Swarming 'swells' locusts' brains

By Victoria Gill
Science reporter, BBC News

Image caption,
Swarming locusts (right) look very different to the solitary insects

Swarming locusts not only look different and act differently to solitary locusts, they also have much larger brains.

This is according to scientists at the University of Cambridge who captured images of the results of dramatic changes inside the insects' heads.

The team described how the same locust could switch between a "solitary" and "gregarious" (swarming) phase.

They described their findings in Proceedings of the Royal Society B.

"Normally locusts would avoid close contact with each other," explained Dr Swidbert Ott of the UK's University of Cambridge. "It's only when they are forced to be in close contact that they change dramatically."

This is a survival mechanism. It occurs when the insects run out of food and are forced together onto any remaining patches of vegetation.

"So they have to travel in this massive swarm to find the new patches," said Dr Ott.

Working with colonies of gregarious locusts, Dr Ott and his Cambridge colleague Dr Stephen Rogers, converted some of them into the solitary phase by keeping them in isolation for three generations.

"Solitarious locusts are a real pain to keep," he revealed. "You can't keep them together or they will change, so every one is kept like a race horse in its little stable - we have about 100 individual boxes with all the supplies they need."

At the end of this three-generation breeding programme, the scientists imaged and measured the insects' brains.

They discovered that the brains of gregarious locusts were 30% larger.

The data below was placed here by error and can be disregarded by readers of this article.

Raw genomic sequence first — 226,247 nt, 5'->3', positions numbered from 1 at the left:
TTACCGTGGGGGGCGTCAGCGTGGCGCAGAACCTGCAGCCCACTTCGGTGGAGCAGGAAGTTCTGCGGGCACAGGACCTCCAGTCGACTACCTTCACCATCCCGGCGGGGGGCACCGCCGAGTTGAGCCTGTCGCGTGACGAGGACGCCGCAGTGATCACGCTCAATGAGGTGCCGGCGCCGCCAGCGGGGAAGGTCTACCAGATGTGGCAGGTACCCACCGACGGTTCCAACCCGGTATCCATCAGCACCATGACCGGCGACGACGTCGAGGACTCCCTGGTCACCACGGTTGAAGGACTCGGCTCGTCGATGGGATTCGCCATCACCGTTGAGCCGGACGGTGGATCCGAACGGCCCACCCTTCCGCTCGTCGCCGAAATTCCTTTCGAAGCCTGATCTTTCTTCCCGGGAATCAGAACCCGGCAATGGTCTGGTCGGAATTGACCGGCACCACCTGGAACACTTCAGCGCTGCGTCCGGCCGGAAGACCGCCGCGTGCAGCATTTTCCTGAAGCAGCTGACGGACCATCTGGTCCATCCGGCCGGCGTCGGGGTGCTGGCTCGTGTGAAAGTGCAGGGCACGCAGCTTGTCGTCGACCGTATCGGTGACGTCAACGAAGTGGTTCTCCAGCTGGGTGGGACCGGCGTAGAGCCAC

"You find that brain regions specifically to do with things like learning and memory are massively enlarged in the gregarious ones," explained Dr Ott.

He said that this difference, although surprising, did make evolutionary sense.

Image caption,
Coloured images show the differences in size of various brain areas

"Inside the swarm, they're swamped with information.

"The higher bits of the brain that deal with complexity allow them to make sense of the mayhem going on around them."

Dr Ott and his team had previously shown that a signalling chemical in the brain, called serotonin, was crucial in this sudden change in the insects' behaviour - causing a solitary creature to become part of this frenzied swarm.

When this sudden behavioural change happens, the locusts also (much more gradually) change in colour and even body shape.

"People used to think that the two phases were actually two different species," said Dr Ott.

He concluded: "Being inside these swarms is really a messy business - it's driven by hunger and the need to figure out where to find new food.

"These insects even turn to cannibalism - if you're not quick enough you turn into lunch, so the [big] brain gives them the edge in a cut throat situation."

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